The movement was begun by Rob Hopkins, a British teacher of permaculture and natural building. Permaculture is itself a methodology for sustainable living, where food is grown not by fertilizer- and pesticide-intensive agricultural techniques, but through organic means that doesn't take more from the environment than it puts back.

Hopkins's genius with Transition was to start a movement that is incremental, grassroots, and optimistic without being moralizing. The allure of Transition is that it seeks to find a more meaningful, connected way of life that is ultimately happier than the lives that many of us lead on our achievement-oriented hedonic treadmills. Joining the movement isn't as much about doing the right thing as it is to aspire to a more satisfying life.

Transition Towns might be considered the latest in a history of intentional communities that have experimented to find more enlightened alternatives to modern economically driven urban life. They have something in common with some religious monasteries, hippie communes, Israeli kibbutzes, artist colonies, meditative ashrams, Gandhian villages, and other communities that have deliberately sought alternatives to mainstream society. But, unlike communities that isolate themselves, Transition Towns seek to evolve existing cities, towns, and villages, transitioning them gently from oil-addicted materialism to sustainable community.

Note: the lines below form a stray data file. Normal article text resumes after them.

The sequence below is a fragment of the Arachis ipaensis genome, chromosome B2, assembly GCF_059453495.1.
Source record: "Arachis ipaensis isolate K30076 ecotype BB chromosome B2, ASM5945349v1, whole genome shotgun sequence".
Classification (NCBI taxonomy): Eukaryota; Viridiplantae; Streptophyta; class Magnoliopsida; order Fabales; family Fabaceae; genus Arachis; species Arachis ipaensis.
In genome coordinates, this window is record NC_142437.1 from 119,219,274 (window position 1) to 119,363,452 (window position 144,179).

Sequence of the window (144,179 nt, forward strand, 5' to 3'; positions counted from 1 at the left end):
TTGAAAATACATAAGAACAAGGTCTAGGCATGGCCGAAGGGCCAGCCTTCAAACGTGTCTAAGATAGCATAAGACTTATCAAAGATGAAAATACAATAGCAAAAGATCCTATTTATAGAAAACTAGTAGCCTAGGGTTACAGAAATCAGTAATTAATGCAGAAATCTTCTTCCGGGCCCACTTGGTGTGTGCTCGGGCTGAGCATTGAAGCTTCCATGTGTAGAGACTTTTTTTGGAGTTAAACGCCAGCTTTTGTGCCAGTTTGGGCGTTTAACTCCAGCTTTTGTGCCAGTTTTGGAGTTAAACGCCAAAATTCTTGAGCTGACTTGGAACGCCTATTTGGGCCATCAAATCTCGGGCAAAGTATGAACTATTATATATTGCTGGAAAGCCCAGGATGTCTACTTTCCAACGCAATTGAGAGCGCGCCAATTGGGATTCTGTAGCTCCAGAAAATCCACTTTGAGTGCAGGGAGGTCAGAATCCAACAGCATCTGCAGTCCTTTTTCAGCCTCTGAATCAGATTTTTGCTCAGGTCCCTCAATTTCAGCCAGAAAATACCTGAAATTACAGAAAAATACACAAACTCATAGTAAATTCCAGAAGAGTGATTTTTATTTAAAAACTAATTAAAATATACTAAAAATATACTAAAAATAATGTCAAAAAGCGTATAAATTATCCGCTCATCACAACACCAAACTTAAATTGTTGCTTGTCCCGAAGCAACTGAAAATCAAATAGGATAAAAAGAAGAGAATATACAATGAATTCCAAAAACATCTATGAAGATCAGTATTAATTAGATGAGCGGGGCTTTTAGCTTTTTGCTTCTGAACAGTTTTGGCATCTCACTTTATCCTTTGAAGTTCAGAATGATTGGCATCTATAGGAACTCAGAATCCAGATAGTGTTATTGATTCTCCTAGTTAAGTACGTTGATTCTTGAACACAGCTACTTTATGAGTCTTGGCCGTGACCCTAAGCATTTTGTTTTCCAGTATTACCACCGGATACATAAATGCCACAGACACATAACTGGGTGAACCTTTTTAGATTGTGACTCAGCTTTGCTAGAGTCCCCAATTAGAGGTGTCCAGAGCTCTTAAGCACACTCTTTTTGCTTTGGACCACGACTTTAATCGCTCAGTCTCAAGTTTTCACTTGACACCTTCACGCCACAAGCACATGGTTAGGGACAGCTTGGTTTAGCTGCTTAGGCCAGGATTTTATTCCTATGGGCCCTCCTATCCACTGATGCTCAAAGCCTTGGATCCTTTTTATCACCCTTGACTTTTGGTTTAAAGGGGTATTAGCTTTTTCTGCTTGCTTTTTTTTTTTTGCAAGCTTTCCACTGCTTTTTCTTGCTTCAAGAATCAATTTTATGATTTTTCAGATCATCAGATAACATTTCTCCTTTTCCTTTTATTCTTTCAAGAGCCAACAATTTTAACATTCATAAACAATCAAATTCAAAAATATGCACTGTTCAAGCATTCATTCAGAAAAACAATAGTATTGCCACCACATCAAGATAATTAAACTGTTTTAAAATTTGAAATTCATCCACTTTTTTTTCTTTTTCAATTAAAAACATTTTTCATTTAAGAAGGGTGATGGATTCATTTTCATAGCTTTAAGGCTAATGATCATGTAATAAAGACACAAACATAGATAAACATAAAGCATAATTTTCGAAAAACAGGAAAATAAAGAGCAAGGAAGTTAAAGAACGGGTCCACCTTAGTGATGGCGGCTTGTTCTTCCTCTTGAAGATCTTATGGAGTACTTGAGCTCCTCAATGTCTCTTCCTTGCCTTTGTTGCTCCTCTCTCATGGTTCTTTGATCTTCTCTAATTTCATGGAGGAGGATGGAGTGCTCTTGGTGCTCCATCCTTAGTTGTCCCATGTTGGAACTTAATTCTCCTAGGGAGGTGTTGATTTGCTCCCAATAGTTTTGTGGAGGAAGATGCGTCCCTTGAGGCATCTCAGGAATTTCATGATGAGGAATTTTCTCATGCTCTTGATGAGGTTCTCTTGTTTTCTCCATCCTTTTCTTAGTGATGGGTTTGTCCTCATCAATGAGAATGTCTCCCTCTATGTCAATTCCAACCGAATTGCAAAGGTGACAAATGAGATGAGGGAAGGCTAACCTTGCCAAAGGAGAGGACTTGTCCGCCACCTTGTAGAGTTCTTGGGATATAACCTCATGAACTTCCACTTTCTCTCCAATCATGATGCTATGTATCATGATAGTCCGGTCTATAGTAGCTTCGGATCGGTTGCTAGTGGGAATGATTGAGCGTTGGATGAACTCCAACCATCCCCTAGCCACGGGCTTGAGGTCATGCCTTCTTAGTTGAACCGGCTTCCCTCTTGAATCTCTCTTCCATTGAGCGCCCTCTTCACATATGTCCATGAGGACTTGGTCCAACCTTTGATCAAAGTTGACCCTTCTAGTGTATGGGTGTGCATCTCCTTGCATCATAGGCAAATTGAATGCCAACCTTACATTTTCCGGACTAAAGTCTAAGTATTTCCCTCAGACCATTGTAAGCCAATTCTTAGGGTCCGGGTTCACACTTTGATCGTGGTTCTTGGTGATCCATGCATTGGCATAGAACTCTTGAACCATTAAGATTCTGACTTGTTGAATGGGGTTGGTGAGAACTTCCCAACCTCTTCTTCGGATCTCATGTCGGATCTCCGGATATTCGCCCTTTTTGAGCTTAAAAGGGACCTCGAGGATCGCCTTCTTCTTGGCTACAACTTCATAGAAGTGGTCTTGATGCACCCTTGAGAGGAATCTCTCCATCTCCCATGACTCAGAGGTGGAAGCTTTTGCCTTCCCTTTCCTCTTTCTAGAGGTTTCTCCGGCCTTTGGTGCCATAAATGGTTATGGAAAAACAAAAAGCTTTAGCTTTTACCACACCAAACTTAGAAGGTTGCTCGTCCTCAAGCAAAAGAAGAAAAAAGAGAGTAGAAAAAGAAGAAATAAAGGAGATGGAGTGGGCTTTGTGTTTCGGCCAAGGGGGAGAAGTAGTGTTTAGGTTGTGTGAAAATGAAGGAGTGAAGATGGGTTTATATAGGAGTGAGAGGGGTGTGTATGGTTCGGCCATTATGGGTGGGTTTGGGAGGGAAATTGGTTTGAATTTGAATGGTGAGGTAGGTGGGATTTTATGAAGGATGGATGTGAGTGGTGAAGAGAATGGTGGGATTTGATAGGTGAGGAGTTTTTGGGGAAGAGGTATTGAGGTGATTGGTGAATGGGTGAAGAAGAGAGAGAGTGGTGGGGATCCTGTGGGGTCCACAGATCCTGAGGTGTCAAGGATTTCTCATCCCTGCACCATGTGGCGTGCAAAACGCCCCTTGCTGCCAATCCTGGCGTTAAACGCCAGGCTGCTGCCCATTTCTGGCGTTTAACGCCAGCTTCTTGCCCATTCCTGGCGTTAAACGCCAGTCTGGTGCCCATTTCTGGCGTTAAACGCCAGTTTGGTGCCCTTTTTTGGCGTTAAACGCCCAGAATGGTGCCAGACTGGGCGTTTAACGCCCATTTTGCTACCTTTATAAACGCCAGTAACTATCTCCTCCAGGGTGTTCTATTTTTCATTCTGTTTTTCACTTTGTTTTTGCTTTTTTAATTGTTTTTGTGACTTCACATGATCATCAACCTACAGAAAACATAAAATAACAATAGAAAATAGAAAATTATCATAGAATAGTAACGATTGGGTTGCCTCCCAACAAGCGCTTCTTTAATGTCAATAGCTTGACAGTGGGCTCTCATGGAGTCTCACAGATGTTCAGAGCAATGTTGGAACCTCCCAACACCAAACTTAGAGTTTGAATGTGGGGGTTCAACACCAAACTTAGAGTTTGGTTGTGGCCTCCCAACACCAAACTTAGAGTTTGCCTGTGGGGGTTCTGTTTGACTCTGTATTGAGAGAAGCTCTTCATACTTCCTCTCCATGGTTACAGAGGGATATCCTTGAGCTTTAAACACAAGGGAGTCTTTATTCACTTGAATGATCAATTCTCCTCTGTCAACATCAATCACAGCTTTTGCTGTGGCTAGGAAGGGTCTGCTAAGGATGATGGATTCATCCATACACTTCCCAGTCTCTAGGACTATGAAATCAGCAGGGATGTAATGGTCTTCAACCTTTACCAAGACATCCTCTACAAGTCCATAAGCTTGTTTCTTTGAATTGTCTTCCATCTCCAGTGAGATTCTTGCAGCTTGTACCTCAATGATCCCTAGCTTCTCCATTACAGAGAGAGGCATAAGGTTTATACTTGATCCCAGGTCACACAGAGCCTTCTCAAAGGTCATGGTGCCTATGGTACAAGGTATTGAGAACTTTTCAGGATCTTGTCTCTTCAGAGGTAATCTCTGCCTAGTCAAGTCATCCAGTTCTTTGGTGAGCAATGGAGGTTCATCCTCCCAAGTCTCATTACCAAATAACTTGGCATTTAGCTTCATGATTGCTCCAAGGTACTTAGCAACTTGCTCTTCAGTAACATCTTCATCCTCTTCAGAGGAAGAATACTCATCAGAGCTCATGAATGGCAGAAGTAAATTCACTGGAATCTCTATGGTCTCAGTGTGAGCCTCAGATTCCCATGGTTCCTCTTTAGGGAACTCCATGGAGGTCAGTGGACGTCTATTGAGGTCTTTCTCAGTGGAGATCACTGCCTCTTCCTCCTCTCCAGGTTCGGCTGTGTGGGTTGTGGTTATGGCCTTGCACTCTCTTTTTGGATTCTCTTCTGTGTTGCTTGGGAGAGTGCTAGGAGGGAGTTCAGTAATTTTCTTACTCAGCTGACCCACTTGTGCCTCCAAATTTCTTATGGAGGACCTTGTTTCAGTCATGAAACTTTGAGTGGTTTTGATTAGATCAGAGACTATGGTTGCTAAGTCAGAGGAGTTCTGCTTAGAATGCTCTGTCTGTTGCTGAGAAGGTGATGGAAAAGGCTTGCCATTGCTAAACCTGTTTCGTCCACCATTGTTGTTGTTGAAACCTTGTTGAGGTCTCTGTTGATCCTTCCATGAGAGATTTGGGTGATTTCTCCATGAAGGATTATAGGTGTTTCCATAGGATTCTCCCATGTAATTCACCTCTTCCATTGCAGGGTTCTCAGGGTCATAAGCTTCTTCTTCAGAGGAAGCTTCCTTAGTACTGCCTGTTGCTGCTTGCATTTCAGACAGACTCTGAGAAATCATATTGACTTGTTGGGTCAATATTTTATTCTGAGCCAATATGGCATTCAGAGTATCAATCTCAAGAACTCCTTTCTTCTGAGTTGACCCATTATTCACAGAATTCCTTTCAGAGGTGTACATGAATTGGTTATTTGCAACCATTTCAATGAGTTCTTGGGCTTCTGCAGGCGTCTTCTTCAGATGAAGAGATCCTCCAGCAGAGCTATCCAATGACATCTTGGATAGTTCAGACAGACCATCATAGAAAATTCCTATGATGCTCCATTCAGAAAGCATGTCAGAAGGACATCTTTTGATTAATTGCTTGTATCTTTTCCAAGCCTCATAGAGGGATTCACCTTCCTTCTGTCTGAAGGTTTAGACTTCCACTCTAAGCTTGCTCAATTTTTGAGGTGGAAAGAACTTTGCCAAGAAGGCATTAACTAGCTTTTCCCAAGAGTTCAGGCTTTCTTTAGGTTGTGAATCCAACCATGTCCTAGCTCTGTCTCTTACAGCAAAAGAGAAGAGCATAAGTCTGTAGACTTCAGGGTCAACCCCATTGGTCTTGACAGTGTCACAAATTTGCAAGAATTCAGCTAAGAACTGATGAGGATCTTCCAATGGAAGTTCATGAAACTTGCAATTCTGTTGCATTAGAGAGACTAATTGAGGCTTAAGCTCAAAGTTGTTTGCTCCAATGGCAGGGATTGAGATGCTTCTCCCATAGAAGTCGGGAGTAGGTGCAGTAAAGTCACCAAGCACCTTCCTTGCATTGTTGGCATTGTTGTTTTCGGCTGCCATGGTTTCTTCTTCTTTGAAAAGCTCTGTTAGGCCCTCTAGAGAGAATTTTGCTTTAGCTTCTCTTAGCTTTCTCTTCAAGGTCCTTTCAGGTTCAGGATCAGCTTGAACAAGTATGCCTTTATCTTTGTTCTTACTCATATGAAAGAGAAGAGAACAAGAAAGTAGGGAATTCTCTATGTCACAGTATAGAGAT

Transition Towns and philosophically affiliated groups now exist all over the world, in various stages of resilience. There's a good chance there's one near you.

A common Transition goal is to reduce energy consumption, and below is a graph of my carbon footprint showing only that part due to transportation. It's based on estimates of my travel from last year. (I used a tool from the Cool Climate Network at UC Berkeley. You can calculate your own carbon footprint here.)

CarbonFootprintTransport.JPG

Because I fly so much, air travel is responsible for almost all of my total ecological footprint, and it's the footprint of a giant. Everything else I do is negligible in comparison. For maximum impact, I should stop flying, but at least in the medium term, I won't because of work and family. But if everything else is negligible, should I even bother with driving less?